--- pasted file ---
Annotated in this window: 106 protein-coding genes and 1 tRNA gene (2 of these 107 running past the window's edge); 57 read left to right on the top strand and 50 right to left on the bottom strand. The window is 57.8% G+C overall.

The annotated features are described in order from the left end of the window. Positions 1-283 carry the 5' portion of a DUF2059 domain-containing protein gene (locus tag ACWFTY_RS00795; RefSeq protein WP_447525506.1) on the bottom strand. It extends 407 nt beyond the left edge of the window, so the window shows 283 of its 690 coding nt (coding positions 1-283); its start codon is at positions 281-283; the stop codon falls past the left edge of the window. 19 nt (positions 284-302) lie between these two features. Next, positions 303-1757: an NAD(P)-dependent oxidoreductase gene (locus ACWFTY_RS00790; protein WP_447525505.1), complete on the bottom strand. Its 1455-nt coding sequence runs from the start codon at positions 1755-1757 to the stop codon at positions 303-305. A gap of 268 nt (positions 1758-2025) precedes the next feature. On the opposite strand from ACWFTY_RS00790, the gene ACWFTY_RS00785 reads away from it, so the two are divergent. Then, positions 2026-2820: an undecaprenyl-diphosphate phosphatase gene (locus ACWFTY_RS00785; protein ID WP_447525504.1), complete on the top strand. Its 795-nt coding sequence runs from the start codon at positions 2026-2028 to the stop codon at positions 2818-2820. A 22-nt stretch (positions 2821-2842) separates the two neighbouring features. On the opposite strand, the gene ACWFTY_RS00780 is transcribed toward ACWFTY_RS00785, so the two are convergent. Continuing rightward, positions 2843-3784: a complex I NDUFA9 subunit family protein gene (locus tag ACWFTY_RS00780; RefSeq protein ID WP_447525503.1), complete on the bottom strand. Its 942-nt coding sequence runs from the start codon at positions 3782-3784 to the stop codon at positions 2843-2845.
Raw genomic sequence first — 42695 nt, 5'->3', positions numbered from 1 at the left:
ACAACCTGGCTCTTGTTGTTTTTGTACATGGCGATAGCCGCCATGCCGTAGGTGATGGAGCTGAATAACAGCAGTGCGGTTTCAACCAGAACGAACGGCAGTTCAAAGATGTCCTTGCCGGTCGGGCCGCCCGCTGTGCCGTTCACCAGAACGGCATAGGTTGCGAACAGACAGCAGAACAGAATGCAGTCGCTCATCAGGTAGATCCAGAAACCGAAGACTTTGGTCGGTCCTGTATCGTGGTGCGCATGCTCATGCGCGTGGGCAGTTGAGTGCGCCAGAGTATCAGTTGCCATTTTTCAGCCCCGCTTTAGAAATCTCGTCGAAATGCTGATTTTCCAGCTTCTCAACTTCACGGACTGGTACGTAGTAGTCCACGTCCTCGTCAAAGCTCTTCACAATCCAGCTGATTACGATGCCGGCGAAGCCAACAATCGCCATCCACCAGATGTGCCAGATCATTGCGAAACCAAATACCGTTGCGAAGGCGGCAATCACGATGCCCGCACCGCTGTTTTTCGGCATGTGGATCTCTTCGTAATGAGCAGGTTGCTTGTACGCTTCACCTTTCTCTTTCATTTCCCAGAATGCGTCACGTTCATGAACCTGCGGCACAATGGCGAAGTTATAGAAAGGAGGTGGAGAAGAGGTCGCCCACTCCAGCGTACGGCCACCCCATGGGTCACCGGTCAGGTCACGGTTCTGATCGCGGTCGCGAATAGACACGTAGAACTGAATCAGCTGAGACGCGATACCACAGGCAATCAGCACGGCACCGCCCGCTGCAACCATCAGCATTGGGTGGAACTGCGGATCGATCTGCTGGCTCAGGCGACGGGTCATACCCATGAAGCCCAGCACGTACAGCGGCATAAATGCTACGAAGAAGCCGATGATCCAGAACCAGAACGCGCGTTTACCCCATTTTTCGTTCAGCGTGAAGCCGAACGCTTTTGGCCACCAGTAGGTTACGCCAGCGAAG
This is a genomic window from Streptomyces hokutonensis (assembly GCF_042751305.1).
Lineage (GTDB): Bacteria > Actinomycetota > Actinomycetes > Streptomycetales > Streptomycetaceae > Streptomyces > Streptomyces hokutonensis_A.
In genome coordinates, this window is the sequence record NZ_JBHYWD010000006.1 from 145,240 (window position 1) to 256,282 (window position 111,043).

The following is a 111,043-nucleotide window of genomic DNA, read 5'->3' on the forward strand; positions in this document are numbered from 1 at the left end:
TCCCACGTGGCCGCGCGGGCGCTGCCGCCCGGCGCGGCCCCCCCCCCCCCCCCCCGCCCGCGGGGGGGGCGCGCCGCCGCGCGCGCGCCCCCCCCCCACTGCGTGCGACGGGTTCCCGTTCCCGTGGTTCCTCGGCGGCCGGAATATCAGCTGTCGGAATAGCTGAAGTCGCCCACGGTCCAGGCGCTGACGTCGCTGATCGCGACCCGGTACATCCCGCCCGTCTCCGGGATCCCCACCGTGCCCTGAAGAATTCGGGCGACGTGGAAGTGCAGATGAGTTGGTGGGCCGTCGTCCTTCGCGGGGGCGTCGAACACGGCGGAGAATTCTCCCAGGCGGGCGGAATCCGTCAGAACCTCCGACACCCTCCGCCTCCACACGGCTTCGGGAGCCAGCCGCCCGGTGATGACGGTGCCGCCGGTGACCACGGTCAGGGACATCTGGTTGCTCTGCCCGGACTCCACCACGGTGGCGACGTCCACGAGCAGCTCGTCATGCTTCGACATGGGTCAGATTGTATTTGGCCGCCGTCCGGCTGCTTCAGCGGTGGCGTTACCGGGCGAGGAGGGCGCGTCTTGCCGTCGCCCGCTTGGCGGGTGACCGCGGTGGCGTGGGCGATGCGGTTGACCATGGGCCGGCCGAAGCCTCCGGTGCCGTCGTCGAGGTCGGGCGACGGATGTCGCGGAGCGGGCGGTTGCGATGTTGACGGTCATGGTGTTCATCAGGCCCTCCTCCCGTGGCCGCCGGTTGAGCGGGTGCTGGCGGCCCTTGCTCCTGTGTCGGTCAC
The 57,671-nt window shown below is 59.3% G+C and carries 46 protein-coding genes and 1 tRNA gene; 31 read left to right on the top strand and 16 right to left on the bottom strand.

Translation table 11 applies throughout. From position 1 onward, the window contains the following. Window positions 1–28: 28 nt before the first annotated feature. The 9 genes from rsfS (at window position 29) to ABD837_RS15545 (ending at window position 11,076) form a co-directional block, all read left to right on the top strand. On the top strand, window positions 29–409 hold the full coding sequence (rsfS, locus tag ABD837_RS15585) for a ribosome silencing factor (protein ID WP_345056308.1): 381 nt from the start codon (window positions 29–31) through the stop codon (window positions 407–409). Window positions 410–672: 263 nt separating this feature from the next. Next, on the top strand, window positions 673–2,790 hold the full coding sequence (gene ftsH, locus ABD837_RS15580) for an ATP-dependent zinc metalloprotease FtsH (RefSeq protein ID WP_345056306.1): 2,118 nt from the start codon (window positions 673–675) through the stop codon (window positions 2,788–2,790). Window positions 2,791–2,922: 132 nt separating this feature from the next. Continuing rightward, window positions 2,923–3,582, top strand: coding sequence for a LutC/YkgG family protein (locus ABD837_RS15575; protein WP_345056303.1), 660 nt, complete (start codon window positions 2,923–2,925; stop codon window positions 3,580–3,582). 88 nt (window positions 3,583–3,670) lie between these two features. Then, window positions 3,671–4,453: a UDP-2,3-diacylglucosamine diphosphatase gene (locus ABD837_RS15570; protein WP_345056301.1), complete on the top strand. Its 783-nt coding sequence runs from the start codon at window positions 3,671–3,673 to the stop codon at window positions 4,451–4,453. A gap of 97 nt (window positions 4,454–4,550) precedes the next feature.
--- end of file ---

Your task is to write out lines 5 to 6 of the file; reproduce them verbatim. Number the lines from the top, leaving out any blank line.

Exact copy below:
This is a genomic window from Streptomyces hokutonensis (assembly GCF_042751305.1).
Lineage (GTDB): Bacteria > Actinomycetota > Actinomycetes > Streptomycetales > Streptomycetaceae > Streptomyces > Streptomyces hokutonensis_A.